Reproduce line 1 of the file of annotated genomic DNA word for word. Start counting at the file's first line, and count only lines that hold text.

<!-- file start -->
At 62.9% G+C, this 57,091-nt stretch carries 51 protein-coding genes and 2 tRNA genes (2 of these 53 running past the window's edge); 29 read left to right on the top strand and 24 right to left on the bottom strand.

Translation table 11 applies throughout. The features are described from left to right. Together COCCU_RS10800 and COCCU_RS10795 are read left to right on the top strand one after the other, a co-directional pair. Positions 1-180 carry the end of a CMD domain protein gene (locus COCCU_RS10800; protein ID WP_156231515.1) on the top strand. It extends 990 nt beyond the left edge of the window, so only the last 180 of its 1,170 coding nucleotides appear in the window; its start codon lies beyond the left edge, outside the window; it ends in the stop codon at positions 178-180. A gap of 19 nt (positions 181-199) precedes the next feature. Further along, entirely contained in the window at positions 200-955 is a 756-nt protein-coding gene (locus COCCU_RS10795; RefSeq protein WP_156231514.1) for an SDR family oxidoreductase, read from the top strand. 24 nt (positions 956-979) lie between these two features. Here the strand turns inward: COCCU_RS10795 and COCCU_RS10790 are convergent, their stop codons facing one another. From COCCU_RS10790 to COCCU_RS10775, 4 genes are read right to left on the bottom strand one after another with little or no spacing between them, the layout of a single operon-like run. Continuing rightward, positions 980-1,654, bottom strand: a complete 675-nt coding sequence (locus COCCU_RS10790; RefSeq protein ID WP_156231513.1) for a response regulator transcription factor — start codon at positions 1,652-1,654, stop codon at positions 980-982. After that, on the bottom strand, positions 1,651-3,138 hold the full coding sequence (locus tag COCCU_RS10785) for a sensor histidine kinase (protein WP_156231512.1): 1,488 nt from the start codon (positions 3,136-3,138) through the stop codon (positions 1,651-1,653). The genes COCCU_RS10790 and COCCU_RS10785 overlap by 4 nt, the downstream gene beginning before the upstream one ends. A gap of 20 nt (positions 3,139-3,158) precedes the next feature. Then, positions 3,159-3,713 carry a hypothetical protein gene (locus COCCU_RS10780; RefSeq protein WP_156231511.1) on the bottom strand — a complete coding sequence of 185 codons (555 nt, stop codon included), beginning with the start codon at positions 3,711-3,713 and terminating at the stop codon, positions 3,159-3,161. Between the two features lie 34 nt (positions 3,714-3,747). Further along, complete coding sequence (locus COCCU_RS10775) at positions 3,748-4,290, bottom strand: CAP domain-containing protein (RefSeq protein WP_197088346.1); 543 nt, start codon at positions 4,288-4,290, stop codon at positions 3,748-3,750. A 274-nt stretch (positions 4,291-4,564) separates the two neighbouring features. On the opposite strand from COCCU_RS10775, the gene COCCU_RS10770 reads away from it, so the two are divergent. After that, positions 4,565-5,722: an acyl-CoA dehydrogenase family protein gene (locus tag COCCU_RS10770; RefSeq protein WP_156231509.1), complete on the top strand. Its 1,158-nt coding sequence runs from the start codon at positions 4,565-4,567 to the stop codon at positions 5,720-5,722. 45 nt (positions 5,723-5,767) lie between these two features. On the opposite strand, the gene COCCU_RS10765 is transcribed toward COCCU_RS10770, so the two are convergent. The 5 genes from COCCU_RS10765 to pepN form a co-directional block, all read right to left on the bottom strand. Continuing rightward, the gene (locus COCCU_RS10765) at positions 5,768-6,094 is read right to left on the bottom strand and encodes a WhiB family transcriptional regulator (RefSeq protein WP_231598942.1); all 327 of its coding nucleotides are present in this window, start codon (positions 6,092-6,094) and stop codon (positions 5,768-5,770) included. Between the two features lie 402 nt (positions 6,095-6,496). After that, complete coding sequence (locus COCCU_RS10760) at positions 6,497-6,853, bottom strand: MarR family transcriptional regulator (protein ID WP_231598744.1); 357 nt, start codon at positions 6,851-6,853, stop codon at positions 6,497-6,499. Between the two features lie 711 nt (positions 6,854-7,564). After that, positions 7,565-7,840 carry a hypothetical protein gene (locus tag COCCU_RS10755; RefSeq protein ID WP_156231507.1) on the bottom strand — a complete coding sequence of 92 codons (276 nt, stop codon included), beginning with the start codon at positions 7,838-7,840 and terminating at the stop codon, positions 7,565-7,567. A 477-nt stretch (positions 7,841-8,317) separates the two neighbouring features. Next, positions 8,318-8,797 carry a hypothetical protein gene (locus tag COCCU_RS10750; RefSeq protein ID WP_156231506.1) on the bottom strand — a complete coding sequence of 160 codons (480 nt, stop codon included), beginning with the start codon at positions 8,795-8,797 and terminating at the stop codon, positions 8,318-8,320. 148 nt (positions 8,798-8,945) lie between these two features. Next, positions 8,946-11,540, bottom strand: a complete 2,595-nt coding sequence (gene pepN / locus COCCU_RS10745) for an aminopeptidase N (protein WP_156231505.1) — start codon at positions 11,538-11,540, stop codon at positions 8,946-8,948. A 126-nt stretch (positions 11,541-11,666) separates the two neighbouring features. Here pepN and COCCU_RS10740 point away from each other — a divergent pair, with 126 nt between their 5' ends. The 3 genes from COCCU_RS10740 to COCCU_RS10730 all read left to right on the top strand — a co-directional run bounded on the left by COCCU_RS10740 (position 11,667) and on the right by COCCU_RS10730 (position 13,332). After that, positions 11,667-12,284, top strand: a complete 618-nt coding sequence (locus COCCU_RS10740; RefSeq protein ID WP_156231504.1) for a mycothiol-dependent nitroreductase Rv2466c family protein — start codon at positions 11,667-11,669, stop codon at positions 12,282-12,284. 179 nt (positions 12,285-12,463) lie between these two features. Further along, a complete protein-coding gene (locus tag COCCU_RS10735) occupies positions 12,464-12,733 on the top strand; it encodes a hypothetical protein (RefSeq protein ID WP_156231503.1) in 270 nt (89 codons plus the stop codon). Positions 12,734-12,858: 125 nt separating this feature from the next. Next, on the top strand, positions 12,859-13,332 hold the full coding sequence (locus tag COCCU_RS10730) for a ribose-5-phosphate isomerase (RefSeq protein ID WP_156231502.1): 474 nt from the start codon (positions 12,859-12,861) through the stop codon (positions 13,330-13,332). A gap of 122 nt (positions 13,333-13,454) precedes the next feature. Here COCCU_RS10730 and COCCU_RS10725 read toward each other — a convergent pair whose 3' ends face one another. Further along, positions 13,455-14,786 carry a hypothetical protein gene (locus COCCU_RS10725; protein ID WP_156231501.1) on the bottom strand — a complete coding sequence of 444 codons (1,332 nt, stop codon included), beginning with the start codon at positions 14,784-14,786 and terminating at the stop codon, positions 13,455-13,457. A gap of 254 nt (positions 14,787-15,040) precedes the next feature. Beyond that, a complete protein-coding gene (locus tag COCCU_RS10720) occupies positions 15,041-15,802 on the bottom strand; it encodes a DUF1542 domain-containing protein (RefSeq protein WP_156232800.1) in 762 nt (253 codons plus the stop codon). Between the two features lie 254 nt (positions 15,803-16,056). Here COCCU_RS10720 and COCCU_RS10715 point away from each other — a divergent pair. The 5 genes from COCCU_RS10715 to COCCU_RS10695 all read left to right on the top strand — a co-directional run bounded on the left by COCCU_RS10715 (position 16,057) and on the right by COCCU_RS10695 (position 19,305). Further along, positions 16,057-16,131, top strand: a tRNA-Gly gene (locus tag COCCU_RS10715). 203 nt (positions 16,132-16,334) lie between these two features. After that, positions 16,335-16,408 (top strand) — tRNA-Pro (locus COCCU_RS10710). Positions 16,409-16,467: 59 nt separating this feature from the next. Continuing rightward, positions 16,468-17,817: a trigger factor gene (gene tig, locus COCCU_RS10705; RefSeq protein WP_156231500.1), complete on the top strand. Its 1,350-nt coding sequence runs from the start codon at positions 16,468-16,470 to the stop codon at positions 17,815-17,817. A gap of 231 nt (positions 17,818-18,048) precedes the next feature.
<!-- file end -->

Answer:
At 62.9% G+C, this 57,091-nt stretch carries 51 protein-coding genes and 2 tRNA genes (2 of these 53 running past the window's edge); 29 read left to right on the top strand and 24 right to left on the bottom strand.